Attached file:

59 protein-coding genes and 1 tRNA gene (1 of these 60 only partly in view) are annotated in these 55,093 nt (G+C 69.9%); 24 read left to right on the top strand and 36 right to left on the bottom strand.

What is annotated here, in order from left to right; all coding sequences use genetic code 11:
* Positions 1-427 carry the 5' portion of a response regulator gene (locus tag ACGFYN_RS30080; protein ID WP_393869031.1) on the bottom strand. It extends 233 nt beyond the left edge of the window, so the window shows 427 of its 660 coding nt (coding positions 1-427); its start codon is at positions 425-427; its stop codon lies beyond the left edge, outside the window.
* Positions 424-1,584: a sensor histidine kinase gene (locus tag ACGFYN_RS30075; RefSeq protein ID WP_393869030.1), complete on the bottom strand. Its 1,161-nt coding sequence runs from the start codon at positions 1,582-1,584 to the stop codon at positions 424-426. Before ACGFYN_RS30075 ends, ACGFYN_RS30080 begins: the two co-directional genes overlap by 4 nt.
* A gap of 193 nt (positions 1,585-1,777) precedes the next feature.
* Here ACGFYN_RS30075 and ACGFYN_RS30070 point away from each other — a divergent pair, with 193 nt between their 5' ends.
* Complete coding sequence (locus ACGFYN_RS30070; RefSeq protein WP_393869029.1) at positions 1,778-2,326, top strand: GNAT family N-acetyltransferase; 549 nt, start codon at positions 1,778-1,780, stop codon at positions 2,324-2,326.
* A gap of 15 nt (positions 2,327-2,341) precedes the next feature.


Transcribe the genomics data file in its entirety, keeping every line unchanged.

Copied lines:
59 protein-coding genes and 1 tRNA gene (1 of these 60 only partly in view) are annotated in these 55,093 nt (G+C 69.9%); 24 read left to right on the top strand and 36 right to left on the bottom strand.

What is annotated here, in order from left to right; all coding sequences use genetic code 11:
* Positions 1-427 carry the 5' portion of a response regulator gene (locus tag ACGFYN_RS30080; protein ID WP_393869031.1) on the bottom strand. It extends 233 nt beyond the left edge of the window, so the window shows 427 of its 660 coding nt (coding positions 1-427); its start codon is at positions 425-427; its stop codon lies beyond the left edge, outside the window.
* Positions 424-1,584: a sensor histidine kinase gene (locus tag ACGFYN_RS30075; RefSeq protein ID WP_393869030.1), complete on the bottom strand. Its 1,161-nt coding sequence runs from the start codon at positions 1,582-1,584 to the stop codon at positions 424-426. Before ACGFYN_RS30075 ends, ACGFYN_RS30080 begins: the two co-directional genes overlap by 4 nt.
* A gap of 193 nt (positions 1,585-1,777) precedes the next feature.
* Here ACGFYN_RS30075 and ACGFYN_RS30070 point away from each other — a divergent pair, with 193 nt between their 5' ends.
* Complete coding sequence (locus ACGFYN_RS30070; RefSeq protein WP_393869029.1) at positions 1,778-2,326, top strand: GNAT family N-acetyltransferase; 549 nt, start codon at positions 1,778-1,780, stop codon at positions 2,324-2,326.
* A gap of 15 nt (positions 2,327-2,341) precedes the next feature.